Legal Eye congratulates Rowlinsons on achieving the Legal Eye Quality Standard

Print This Post

6 April 2016


LegalEye200Legal Eye, a subsidiary of the ULS Group, is delighted to announce that North West law firm Rowlinsons have achieved the Legal Eye Quality Standard (LEQS).

Multi-disciplined firm Rowlinsons, whose range of services include conveyancing and wills and probate, are the latest company to join an elite band of law firms and legal suppliers to achieve the much sought after accreditation.

Jaunita Gobby, managing director of Legal Eye comments “Rowlinsons thoroughly deserve the Legal Eye Quality Standard following a rigorous and comprehensive review. The team at Legal Eye are delighted for them.”

Managing director of Rowlinsons, Andrew Graves says “Receiving this particular accreditation is not only a great achievement but also a reflection on all the staff at Rowlinsons who ensure that the service and advice provided to our clients is of the highest possible standard.

“The Legal Eye Quality Standard certificate is sitting proudly in our reception for everyone to see.”

Rowlinsons were crowned Best Conveyancer in the North West at the LFS Awards last year which followed on from their previous successes in winning the Best UK Conveyancer of the Year at the Sunday Times Estate Agency of the Year Awards 2013 and the Property Team of the Year Award at the Liverpool Law Society Legal Awards 2013.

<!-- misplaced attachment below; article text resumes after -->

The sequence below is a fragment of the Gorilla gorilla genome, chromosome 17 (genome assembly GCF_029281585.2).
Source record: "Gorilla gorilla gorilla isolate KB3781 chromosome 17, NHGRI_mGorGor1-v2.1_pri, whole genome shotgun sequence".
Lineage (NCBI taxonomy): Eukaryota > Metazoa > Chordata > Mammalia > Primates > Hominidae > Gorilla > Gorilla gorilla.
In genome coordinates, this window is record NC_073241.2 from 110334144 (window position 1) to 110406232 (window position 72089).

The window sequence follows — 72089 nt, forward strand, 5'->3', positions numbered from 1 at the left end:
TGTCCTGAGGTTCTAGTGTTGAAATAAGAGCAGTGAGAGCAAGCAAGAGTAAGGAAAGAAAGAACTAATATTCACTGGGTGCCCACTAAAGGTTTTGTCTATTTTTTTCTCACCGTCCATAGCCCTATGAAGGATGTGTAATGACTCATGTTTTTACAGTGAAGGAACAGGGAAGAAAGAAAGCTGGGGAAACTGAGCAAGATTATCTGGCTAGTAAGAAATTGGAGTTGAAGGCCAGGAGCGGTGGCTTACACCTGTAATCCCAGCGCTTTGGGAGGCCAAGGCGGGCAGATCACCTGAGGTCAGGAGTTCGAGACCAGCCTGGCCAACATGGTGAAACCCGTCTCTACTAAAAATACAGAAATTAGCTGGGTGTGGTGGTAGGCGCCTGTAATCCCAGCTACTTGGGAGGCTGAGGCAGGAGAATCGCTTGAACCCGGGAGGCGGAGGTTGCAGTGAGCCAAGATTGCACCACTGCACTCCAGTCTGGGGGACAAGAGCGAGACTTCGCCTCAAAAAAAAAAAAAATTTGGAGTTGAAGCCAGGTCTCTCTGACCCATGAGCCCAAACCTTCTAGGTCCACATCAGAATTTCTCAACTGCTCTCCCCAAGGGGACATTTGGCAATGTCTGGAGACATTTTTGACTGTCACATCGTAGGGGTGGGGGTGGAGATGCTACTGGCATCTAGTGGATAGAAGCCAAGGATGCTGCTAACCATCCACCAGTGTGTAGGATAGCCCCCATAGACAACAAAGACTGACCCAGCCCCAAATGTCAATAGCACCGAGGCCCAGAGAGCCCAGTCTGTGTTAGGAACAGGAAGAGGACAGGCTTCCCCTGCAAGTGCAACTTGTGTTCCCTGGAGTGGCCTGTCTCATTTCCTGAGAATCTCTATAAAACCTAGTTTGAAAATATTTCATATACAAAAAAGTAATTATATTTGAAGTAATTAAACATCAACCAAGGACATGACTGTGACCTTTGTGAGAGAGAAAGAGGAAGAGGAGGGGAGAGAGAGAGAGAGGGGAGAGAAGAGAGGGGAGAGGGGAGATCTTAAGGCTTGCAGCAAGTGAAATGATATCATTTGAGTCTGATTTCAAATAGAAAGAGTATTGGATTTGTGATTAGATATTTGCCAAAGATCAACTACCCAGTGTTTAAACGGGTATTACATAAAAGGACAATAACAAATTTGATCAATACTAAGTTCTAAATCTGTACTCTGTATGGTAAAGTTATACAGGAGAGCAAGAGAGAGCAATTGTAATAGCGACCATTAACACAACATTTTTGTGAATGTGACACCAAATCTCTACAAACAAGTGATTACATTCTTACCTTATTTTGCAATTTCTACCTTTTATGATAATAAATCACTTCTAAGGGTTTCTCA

They have recently introduced a range of conveyancing videos and extended their opening hours to strive to achieve customer excellence within the sector.



Associate News is provided by Legal Futures Associates.
Find out about becoming an Associate



Legal Futures Blog

Algorithms and the law

Jeremy Barnett

Our aim is to start a discussion in the legal profession on the legal impact of algorithms on firms, software developers, insurers, and lawyers. In a longer paper, we consider whether algorithms should have a legal personality, an issue which will likely provoke an intense debate between those who believe in regulation and those who believe that ‘code is law’. In law, companies have the rights and obligations of a person. Algorithms are rapidly emerging as artificial persons: a legal entity that is not a human being but for certain purposes is legally considered to be a natural person. Intelligent algorithms will increasingly require formal training, testing, verification, certification, regulation, insurance, and status in law.

August 22nd, 2017